theodore M I R A L D I mpa ... editor, publisher, writer

Saturday, November 26, 2016

Hillary Campaign CHASING WINDMILLS with Klein

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The campaign for Hillary Clinton is joining an effort by Jill Stein, another candidate defeated by Donald Trump in the 2016 White House race, for a recount of votes in three pivotal states, despite Clinton having already conceded the race.
“Now that a recount is underway, we believe we have an obligation to the more than 64 million Americans who cast ballots for Hillary Clinton to participate in ongoing proceedings to ensure that an accurate vote count will be reported,” Hillary for America attorney Marc Erik Elias said on Medium.
Stein, the Green Party candidate who got roughly 1 percent of the national vote, wants a recount in Michigan, Pennsylvania and Wisconsin.
On Friday, Stein filed a request for a recount with Wisconsin election officials.
Stein's campaign has been raising money online to cover the costs of recounts in all three states. She says she wants to make sure hackers didn't skew the results in those swing states. The campaign had raised about $5.2 million as of Friday afternoon.
Wisconsin law calls for the state to perform a recount at a candidate's request as long as he or she can pay for it. The state has never performed a presidential recount. Election officials estimate the effort will cost up to $1 million.
President-elect Donald Trump's transition team is ignoring questions about efforts to recount votes in the three battleground states, focusing instead on the latest additions to his administration.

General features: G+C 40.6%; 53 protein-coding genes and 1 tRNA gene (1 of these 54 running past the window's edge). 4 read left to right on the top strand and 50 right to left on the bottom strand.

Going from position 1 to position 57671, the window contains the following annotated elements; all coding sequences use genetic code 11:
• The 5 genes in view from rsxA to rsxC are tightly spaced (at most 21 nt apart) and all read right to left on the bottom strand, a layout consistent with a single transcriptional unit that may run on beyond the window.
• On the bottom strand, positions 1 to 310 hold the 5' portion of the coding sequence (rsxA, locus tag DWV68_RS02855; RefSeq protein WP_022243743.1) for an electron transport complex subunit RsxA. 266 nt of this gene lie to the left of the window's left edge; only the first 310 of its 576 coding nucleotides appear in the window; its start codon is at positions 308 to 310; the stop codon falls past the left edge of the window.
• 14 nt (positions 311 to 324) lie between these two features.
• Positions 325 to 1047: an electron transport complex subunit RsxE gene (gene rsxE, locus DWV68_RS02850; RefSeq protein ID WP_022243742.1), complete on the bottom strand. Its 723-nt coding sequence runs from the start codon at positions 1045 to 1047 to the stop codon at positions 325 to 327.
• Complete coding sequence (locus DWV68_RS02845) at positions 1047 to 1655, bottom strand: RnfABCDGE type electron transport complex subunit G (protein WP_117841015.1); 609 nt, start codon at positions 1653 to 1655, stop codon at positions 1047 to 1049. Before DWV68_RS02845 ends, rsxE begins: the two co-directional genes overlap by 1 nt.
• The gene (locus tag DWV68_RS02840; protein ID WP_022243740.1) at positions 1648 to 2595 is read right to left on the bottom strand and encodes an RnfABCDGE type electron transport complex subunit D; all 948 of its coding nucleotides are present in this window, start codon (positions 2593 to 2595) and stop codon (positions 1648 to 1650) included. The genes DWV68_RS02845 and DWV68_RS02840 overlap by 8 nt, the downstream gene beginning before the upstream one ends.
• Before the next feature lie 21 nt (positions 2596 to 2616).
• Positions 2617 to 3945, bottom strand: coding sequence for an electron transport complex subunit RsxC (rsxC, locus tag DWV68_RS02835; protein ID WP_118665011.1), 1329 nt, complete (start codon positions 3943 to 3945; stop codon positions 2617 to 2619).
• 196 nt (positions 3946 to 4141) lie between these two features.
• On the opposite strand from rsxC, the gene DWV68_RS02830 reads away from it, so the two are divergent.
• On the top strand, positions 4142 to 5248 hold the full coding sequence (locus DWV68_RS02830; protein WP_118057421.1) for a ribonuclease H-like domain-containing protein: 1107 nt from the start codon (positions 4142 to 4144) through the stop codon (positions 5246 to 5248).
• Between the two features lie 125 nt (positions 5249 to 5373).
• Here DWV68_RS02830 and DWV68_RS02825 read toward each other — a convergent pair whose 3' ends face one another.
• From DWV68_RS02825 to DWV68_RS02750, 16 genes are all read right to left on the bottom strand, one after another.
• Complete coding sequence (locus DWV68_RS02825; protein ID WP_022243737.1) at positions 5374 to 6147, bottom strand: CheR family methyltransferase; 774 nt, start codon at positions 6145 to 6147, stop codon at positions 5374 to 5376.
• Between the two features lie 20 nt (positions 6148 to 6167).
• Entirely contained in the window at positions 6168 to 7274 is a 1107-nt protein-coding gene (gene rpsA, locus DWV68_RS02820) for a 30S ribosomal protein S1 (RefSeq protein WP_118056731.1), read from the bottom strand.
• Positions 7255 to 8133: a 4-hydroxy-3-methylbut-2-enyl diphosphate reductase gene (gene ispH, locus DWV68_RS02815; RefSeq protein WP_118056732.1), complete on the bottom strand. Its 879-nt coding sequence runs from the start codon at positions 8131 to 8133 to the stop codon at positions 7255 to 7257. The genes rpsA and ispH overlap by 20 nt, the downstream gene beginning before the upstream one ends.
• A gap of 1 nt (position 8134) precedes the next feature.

While there is no evidence of election tampering in the states, Green Party spokesman George Martin insisted "the American public needs to have it investigated to make sure our votes count."
Clinton, who was the Democratic presidential nominee, leads the national popular vote by close to 2 million votes. Trump scored narrow victories in key battleground states, however, giving him the necessary 270 electoral votes to assume the presidency.
While Trump won in Pennsylvania and Wisconsin, he holds a slim lead in Michigan, where a Republican presidential candidate hadn't won since 1988. The Associated Press still hasn't officially called that race, but Trump's 10,704-vote lead was expected to be certified by the state elections board Monday. The deadline to ask for a recount is Wednesday.
Trump leads by little more than 22,000 votes in Wisconsin. State administrator Michael Haas cited recount requests by Stein and independent candidate Rocky De La Fuente when he announced Friday that the recount was expected to be completed by the Dec. 13 federal deadline.
A group of election lawyers and data experts have been asking Clinton's campaign to call for a recount of the vote totals in three states -- to ensure that a cyberattack was not committed to manipulate the totals.
There is no evidence that the results were hacked or that electronic voting machines were compromised.
Any attempted hack to swing the results in three states would have been a massive and unprecedented undertaking. But electoral security was an issue that loomed large in many Americans' minds this year, considering emails from the Clinton campaign and the Democratic National Committee were hacked and made public by WikiLeaks.
Clinton privately and publically conceded the Nov. 8 race to Trump, purportedly at President Obama’s urging.
Elias said the decision to join in the recount came after numerous meeting with experts.
He also said: “Over the last few days, officials in the Clinton campaign have received hundreds of messages, emails and calls urging us to do something, anything, to investigate claims that the election results were hacked and altered in a way to disadvantage Secretary Clinton. …  It should go without saying that we take these concerns extremely seriously. We certainly understand the heartbreak felt by so many who worked so hard to elect Hillary Clinton, and it is a fundamental principle of our democracy to ensure that every vote is properly counted.”
The Associated Press contributed to this story.

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